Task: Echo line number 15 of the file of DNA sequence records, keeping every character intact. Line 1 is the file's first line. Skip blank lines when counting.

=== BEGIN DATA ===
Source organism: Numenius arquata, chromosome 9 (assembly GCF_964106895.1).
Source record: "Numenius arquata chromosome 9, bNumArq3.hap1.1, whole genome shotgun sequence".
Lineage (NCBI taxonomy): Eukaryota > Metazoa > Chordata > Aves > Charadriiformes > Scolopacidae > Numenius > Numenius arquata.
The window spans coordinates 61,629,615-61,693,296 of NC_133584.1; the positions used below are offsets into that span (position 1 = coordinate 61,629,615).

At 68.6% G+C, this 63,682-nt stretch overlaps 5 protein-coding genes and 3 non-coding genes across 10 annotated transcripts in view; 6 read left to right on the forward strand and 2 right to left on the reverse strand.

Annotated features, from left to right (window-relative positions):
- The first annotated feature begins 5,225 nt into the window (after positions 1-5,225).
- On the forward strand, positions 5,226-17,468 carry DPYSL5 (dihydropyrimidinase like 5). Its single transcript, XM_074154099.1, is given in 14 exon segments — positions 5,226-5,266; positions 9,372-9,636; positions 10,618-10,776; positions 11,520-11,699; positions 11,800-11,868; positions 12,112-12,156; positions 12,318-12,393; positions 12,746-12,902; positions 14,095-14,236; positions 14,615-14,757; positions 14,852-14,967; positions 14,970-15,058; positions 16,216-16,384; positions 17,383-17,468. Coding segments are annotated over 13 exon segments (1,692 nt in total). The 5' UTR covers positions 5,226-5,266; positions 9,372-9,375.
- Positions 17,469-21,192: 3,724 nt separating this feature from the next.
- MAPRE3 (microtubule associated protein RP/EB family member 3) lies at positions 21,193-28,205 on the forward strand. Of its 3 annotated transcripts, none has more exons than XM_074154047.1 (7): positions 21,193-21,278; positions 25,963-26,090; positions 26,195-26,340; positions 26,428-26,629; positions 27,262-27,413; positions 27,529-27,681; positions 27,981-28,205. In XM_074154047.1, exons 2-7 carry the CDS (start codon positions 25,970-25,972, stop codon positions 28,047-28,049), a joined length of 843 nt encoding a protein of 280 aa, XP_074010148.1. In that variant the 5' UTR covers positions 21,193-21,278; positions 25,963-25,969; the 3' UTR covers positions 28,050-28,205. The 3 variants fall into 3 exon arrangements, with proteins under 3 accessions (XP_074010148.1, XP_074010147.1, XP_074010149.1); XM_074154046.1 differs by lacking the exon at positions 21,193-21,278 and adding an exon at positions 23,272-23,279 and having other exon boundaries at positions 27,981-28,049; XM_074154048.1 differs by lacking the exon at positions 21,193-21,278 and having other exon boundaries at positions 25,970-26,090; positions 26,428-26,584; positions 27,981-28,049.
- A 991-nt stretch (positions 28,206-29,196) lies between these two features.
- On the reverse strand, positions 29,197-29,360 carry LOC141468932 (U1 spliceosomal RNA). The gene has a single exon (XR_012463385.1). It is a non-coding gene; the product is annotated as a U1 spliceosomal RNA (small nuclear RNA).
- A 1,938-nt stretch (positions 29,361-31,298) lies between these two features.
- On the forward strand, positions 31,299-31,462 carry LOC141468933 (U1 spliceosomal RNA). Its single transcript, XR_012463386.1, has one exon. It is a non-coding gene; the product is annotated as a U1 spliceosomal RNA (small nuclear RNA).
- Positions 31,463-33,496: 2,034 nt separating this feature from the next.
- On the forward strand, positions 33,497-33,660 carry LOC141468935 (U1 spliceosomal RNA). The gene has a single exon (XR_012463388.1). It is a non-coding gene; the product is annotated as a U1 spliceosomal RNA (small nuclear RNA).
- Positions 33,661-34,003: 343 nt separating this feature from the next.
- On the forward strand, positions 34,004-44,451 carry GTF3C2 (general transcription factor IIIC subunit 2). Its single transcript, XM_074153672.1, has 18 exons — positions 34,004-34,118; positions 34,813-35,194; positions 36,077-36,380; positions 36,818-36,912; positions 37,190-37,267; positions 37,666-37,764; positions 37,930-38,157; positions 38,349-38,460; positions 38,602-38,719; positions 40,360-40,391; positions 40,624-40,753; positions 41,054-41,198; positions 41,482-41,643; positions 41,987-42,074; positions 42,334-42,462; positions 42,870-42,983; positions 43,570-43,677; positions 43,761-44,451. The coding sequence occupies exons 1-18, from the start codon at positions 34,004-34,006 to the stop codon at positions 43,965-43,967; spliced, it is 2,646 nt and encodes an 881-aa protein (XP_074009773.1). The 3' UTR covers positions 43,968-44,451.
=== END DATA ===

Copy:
- Positions 31,463-33,496: 2,034 nt separating this feature from the next.